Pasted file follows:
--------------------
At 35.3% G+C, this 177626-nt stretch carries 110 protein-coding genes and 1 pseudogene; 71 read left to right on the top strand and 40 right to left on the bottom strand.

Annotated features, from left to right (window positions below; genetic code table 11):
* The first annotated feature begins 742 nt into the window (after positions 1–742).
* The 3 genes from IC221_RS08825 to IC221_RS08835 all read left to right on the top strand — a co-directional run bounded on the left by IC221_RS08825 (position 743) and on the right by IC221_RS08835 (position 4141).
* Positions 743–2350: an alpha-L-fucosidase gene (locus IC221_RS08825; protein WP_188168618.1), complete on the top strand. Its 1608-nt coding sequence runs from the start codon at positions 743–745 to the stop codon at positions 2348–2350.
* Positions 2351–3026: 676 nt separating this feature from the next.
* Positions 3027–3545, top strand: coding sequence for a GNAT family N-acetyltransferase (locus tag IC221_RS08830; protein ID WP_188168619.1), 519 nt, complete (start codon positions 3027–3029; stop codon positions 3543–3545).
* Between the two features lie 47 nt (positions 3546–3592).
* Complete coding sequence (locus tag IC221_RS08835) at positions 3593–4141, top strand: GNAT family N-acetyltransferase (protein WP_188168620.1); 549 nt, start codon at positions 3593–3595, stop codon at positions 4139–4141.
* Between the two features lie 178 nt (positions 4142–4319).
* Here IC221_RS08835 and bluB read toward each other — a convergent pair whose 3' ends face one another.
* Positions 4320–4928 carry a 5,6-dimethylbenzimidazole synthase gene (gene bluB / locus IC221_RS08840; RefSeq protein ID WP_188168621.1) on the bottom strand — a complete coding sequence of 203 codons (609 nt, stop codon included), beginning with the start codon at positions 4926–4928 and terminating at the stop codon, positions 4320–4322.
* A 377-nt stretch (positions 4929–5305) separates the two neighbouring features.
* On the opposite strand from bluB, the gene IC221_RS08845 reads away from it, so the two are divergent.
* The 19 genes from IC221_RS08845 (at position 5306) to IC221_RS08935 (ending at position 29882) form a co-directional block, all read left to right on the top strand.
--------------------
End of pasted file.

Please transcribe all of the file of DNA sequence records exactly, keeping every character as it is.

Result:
At 35.3% G+C, this 177626-nt stretch carries 110 protein-coding genes and 1 pseudogene; 71 read left to right on the top strand and 40 right to left on the bottom strand.

Annotated features, from left to right (window positions below; genetic code table 11):
* The first annotated feature begins 742 nt into the window (after positions 1–742).
* The 3 genes from IC221_RS08825 to IC221_RS08835 all read left to right on the top strand — a co-directional run bounded on the left by IC221_RS08825 (position 743) and on the right by IC221_RS08835 (position 4141).
* Positions 743–2350: an alpha-L-fucosidase gene (locus IC221_RS08825; protein WP_188168618.1), complete on the top strand. Its 1608-nt coding sequence runs from the start codon at positions 743–745 to the stop codon at positions 2348–2350.
* Positions 2351–3026: 676 nt separating this feature from the next.
* Positions 3027–3545, top strand: coding sequence for a GNAT family N-acetyltransferase (locus tag IC221_RS08830; protein ID WP_188168619.1), 519 nt, complete (start codon positions 3027–3029; stop codon positions 3543–3545).
* Between the two features lie 47 nt (positions 3546–3592).
* Complete coding sequence (locus tag IC221_RS08835) at positions 3593–4141, top strand: GNAT family N-acetyltransferase (protein WP_188168620.1); 549 nt, start codon at positions 3593–3595, stop codon at positions 4139–4141.
* Between the two features lie 178 nt (positions 4142–4319).
* Here IC221_RS08835 and bluB read toward each other — a convergent pair whose 3' ends face one another.
* Positions 4320–4928 carry a 5,6-dimethylbenzimidazole synthase gene (gene bluB / locus IC221_RS08840; RefSeq protein ID WP_188168621.1) on the bottom strand — a complete coding sequence of 203 codons (609 nt, stop codon included), beginning with the start codon at positions 4926–4928 and terminating at the stop codon, positions 4320–4322.
* A 377-nt stretch (positions 4929–5305) separates the two neighbouring features.
* On the opposite strand from bluB, the gene IC221_RS08845 reads away from it, so the two are divergent.
* The 19 genes from IC221_RS08845 (at position 5306) to IC221_RS08935 (ending at position 29882) form a co-directional block, all read left to right on the top strand.